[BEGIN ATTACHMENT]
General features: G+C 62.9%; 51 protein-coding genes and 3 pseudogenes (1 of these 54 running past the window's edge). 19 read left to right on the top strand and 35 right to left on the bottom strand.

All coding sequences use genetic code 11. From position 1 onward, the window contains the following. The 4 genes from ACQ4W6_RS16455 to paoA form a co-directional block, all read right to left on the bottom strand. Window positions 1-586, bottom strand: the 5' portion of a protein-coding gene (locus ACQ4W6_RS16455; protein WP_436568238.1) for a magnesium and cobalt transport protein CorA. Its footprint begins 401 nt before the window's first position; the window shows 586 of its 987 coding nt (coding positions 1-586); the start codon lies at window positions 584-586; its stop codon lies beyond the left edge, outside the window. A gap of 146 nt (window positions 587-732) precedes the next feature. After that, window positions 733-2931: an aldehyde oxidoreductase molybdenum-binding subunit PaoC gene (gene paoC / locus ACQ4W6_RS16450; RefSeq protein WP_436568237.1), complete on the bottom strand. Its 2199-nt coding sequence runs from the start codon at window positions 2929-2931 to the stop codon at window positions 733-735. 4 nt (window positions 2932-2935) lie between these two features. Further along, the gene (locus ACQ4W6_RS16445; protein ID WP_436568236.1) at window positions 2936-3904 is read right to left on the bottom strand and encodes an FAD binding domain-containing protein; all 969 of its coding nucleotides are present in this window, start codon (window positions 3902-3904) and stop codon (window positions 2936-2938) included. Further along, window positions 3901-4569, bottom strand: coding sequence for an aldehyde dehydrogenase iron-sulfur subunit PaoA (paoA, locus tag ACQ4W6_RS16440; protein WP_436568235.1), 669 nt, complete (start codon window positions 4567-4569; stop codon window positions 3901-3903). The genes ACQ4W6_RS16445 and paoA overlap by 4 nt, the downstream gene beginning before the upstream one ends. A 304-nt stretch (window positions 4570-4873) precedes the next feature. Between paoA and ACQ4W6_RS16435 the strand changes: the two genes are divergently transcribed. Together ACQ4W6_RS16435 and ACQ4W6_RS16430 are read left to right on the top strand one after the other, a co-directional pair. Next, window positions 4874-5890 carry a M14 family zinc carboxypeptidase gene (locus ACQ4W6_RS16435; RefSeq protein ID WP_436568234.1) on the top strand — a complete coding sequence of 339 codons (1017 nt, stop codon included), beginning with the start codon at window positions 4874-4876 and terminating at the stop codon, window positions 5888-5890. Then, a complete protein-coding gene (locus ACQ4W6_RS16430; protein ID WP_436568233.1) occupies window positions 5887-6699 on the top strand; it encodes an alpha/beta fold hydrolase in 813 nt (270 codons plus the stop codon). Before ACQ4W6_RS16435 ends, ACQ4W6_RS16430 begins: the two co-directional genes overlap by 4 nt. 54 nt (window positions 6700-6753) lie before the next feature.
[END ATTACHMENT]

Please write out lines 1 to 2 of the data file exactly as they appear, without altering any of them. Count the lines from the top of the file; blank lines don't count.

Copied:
General features: G+C 62.9%; 51 protein-coding genes and 3 pseudogenes (1 of these 54 running past the window's edge). 19 read left to right on the top strand and 35 right to left on the bottom strand.

All coding sequences use genetic code 11. From position 1 onward, the window contains the following. The 4 genes from ACQ4W6_RS16455 to paoA form a co-directional block, all read right to left on the bottom strand. Window positions 1-586, bottom strand: the 5' portion of a protein-coding gene (locus ACQ4W6_RS16455; protein WP_436568238.1) for a magnesium and cobalt transport protein CorA. Its footprint begins 401 nt before the window's first position; the window shows 586 of its 987 coding nt (coding positions 1-586); the start codon lies at window positions 584-586; its stop codon lies beyond the left edge, outside the window. A gap of 146 nt (window positions 587-732) precedes the next feature. After that, window positions 733-2931: an aldehyde oxidoreductase molybdenum-binding subunit PaoC gene (gene paoC / locus ACQ4W6_RS16450; RefSeq protein WP_436568237.1), complete on the bottom strand. Its 2199-nt coding sequence runs from the start codon at window positions 2929-2931 to the stop codon at window positions 733-735. 4 nt (window positions 2932-2935) lie between these two features. Further along, the gene (locus ACQ4W6_RS16445; protein ID WP_436568236.1) at window positions 2936-3904 is read right to left on the bottom strand and encodes an FAD binding domain-containing protein; all 969 of its coding nucleotides are present in this window, start codon (window positions 3902-3904) and stop codon (window positions 2936-2938) included. Further along, window positions 3901-4569, bottom strand: coding sequence for an aldehyde dehydrogenase iron-sulfur subunit PaoA (paoA, locus tag ACQ4W6_RS16440; protein WP_436568235.1), 669 nt, complete (start codon window positions 4567-4569; stop codon window positions 3901-3903). The genes ACQ4W6_RS16445 and paoA overlap by 4 nt, the downstream gene beginning before the upstream one ends. A 304-nt stretch (window positions 4570-4873) precedes the next feature. Between paoA and ACQ4W6_RS16435 the strand changes: the two genes are divergently transcribed. Together ACQ4W6_RS16435 and ACQ4W6_RS16430 are read left to right on the top strand one after the other, a co-directional pair. Next, window positions 4874-5890 carry a M14 family zinc carboxypeptidase gene (locus ACQ4W6_RS16435; RefSeq protein ID WP_436568234.1) on the top strand — a complete coding sequence of 339 codons (1017 nt, stop codon included), beginning with the start codon at window positions 4874-4876 and terminating at the stop codon, window positions 5888-5890. Then, a complete protein-coding gene (locus ACQ4W6_RS16430; protein ID WP_436568233.1) occupies window positions 5887-6699 on the top strand; it encodes an alpha/beta fold hydrolase in 813 nt (270 codons plus the stop codon). Before ACQ4W6_RS16435 ends, ACQ4W6_RS16430 begins: the two co-directional genes overlap by 4 nt. 54 nt (window positions 6700-6753) lie before the next feature.